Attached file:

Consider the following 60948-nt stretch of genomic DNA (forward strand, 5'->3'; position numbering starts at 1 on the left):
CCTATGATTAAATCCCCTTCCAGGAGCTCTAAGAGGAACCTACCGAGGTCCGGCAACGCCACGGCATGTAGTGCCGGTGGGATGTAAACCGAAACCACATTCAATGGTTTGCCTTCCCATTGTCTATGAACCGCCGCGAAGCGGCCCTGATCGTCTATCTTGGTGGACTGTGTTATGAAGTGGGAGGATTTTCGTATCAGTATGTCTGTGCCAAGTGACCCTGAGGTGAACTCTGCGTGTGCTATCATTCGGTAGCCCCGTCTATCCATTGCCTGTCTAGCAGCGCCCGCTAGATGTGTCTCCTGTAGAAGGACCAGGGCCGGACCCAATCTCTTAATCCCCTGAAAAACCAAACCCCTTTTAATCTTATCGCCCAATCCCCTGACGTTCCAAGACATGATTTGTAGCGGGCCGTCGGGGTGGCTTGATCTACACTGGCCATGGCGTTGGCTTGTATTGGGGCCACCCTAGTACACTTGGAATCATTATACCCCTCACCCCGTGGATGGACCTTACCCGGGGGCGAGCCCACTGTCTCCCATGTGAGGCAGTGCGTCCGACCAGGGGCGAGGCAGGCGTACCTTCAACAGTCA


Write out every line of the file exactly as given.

Consider the following 60948-nt stretch of genomic DNA (forward strand, 5'->3'; position numbering starts at 1 on the left):
CCTATGATTAAATCCCCTTCCAGGAGCTCTAAGAGGAACCTACCGAGGTCCGGCAACGCCACGGCATGTAGTGCCGGTGGGATGTAAACCGAAACCACATTCAATGGTTTGCCTTCCCATTGTCTATGAACCGCCGCGAAGCGGCCCTGATCGTCTATCTTGGTGGACTGTGTTATGAAGTGGGAGGATTTTCGTATCAGTATGTCTGTGCCAAGTGACCCTGAGGTGAACTCTGCGTGTGCTATCATTCGGTAGCCCCGTCTATCCATTGCCTGTCTAGCAGCGCCCGCTAGATGTGTCTCCTGTAGAAGGACCAGGGCCGGACCCAATCTCTTAATCCCCTGAAAAACCAAACCCCTTTTAATCTTATCGCCCAATCCCCTGACGTTCCAAGACATGATTTGTAGCGGGCCGTCGGGGTGGCTTGATCTACACTGGCCATGGCGTTGGCTTGTATTGGGGCCACCCTAGTACACTTGGAATCATTATACCCCTCACCCCGTGGATGGACCTTACCCGGGGGCGAGCCCACTGTCTCCCATGTGAGGCAGTGCGTCCGACCAGGGGCGAGGCAGGCGTACCTTCAACAGTCA